Before embarking on the case for convertible bond investment, let two things first be acknowledged. First, there are very few institutional investors who use convertible bonds at all and even fewer who use them in any kind of systematic manner to enhance overall performance. For the vast majority of institutional investors, the case has yet to be made that convertibles can add value to their portfolio management processes.
Second, we must acknowledge that there is no intrinsic characteristic of convertible bonds which compels them to the attention of sophisticated investors. It is undeniably true to say that a convertible bond offers a balance between the security of a conventional bond and the upside of the underlying equity, but sophisticated institutional investors have an infinite range of financial tools at their disposal, enabling portfolios to be constructed with precisely defined mixtures of bonds and equities. The hybrid nature of convertible bonds is not unique and, as table 1 shows, the size and range of the market is far smaller than the underlying equity and bond markets. Convertible bonds cannot offer a full range of customised solutions for institutional investors. Indeed, far from recognising the hybrid characteristic of convertibles as a virtue, the more common attitude is one of contempt. It is far from unusual to hear institutional investors describe convertibles as ‘the worst of both worlds’, best regarded as an obsolete instrument only surviving through the die-hard attitudes of unsophisticated private clients.
Yet there is a small and growing community of institutional investors who are finding that convertibles are offering a real opportunity to add value to their portfolio management processes. At Jefferies we have been advising over 30 pension funds, of varying sizes, how to exploit the market in a systematic manner, and gradually a track record of performance is illustrating to an ever wider audience the potential which other investors may be overlooking.
The case for convertibles rests on three elements. The first element is the growing body of historic data to document and analyse how the convertible bond market behaves under a variety of conditions. This analysis illustrates systematic out-performance by convertibles over comparable mixtures of equity and bonds and also indicates that there may be systematic reasons for that out-performance to persist.
An understanding of the underlying causes of the under-performance is therefore the second element. It is the market participants and their relative contributions to the price-formation process which provide the reasons why convertible markets behave as they do and why they can be expected to continue to behave in this way. In particular, it explains why the market remains systematically cheap, in the technical sense of offering exposure to the underlying equity and credit markets more cheaply than direct investment. The historic data provides the empirical evidence of how systematic, structural cheapness has manifested itself in systematic, long-term excess returns.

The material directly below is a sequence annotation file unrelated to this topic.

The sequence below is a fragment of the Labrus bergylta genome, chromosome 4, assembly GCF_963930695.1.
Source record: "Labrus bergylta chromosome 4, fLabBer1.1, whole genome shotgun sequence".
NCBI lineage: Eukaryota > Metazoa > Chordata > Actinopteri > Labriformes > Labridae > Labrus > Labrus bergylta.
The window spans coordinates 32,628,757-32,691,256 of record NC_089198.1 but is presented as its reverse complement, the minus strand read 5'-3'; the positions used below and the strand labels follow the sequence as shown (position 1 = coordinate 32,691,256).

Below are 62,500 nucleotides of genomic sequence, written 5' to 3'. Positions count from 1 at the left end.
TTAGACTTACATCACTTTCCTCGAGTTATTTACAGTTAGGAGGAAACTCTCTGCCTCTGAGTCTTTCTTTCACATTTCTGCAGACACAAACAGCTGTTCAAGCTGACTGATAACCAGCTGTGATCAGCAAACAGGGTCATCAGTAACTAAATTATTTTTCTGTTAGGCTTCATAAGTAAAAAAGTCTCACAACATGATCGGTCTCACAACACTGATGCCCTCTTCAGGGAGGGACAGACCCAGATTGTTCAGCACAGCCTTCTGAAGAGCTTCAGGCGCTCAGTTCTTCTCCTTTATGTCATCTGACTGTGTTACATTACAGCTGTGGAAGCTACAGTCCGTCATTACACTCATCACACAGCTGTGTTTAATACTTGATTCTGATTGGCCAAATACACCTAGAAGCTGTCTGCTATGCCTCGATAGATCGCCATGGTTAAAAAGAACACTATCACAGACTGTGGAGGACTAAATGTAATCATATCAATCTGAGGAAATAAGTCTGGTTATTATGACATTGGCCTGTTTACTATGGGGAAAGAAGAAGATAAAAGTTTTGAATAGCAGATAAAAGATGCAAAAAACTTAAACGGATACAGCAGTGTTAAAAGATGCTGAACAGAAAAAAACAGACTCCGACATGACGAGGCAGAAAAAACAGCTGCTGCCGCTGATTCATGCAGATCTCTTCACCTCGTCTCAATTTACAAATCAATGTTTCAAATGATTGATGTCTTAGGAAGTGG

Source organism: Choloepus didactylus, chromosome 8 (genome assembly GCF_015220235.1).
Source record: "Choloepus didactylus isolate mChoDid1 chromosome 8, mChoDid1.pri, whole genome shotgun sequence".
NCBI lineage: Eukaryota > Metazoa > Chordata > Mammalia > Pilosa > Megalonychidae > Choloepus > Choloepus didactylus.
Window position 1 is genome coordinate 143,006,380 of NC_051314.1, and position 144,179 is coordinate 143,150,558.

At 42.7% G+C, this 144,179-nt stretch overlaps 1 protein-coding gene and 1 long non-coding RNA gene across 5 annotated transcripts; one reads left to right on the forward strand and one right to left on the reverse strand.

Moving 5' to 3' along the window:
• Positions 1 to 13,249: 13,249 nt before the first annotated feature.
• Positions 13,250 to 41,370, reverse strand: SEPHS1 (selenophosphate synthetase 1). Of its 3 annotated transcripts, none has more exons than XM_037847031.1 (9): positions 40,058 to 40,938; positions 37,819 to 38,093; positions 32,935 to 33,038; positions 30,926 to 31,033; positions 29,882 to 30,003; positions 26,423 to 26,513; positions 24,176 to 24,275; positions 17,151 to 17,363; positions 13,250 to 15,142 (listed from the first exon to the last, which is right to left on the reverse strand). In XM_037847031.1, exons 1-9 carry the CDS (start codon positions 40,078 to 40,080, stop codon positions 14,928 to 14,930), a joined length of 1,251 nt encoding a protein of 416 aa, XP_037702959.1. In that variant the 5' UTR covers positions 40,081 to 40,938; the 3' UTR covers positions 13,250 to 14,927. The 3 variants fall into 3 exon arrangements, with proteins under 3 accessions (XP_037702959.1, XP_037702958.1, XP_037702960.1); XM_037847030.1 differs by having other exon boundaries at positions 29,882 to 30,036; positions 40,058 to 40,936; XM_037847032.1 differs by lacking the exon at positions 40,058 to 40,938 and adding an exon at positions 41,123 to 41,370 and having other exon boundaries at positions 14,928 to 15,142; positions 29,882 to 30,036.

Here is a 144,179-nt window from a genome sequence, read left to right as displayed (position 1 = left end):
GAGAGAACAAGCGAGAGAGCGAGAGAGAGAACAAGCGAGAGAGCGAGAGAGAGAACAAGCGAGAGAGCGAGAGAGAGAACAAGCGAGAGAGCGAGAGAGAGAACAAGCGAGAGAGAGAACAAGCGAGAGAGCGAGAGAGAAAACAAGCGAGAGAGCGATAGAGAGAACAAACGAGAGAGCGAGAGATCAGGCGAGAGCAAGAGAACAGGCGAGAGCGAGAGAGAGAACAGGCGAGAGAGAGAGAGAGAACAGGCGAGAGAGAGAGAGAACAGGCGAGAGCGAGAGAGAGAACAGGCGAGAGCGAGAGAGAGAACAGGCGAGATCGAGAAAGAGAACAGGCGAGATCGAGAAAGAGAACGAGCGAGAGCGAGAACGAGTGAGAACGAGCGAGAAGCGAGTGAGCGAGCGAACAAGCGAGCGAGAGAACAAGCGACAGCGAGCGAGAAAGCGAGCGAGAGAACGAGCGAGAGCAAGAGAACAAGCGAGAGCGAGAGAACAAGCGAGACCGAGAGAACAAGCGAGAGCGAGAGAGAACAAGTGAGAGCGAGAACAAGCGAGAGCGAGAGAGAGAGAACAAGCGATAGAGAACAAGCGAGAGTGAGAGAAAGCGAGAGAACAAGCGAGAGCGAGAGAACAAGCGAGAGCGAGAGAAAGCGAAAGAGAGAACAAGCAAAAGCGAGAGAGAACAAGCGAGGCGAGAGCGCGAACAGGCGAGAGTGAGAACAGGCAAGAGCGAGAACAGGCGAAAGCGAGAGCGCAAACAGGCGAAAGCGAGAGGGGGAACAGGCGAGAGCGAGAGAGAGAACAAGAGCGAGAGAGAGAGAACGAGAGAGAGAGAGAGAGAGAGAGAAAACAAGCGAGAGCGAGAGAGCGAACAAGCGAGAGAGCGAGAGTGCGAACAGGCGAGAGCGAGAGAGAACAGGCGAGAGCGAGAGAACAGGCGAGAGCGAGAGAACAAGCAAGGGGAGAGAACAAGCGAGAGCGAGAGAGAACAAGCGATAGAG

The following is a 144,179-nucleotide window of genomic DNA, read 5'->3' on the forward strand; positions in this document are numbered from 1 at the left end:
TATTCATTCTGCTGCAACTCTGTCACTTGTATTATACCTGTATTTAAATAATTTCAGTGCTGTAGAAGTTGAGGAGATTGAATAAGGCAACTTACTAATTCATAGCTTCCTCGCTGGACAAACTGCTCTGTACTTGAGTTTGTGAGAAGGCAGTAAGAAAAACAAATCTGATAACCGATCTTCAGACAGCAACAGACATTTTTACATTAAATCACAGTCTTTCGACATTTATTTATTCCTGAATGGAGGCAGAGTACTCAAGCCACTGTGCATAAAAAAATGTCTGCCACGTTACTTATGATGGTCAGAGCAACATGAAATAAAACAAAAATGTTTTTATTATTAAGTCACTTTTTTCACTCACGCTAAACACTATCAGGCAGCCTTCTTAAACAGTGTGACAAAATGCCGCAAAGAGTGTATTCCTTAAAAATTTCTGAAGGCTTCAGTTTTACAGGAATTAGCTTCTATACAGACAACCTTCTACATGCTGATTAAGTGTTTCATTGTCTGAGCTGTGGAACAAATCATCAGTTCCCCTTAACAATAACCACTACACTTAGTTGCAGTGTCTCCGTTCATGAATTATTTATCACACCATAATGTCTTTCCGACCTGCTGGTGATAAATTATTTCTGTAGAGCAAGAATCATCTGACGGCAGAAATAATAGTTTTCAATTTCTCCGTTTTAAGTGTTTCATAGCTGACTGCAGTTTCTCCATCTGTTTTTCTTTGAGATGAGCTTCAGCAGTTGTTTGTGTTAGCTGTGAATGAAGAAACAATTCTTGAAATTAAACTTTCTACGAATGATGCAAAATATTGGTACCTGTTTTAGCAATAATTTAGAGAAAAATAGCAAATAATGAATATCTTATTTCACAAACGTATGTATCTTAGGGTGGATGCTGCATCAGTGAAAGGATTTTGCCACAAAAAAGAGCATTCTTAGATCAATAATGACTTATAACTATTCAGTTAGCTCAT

The case for convertibles is thus empirical and value-based, not based purely on their theoretical characteristics. In offering exposure to both equity and bond markets through their hybrid character, convertibles stake their claim to investors’ attention by providing that exposure systematically cheaper than through direct investment.
However the third and final element is the most important. Underlying the excess return is an underlying inefficiency in the pricing of convertibles which is particularly manifest in the relative pricing within the market. This is a market which is not merely under-invested, it also has enormous pricing discrepancies between individual instruments. This provides substantial opportunities for adding value through active management and in practice these overwhelm the case for passive investment convertibles defined by the first two elements.
We represent this through the chart (Figure 1) of the comparative risk-return characteristics of various investment styles. Mixtures of the traditional investments of equity and debt are shown on the lowest line. The point representing a 50% mixture of the traditional assets is marked.
Immediately above this point, at a point representing almost identical risk but superior return, is the risk-return point for convertible bonds demonstrated by the empirical evidence. A passive investment approach to convertibles would aim for this return advantage.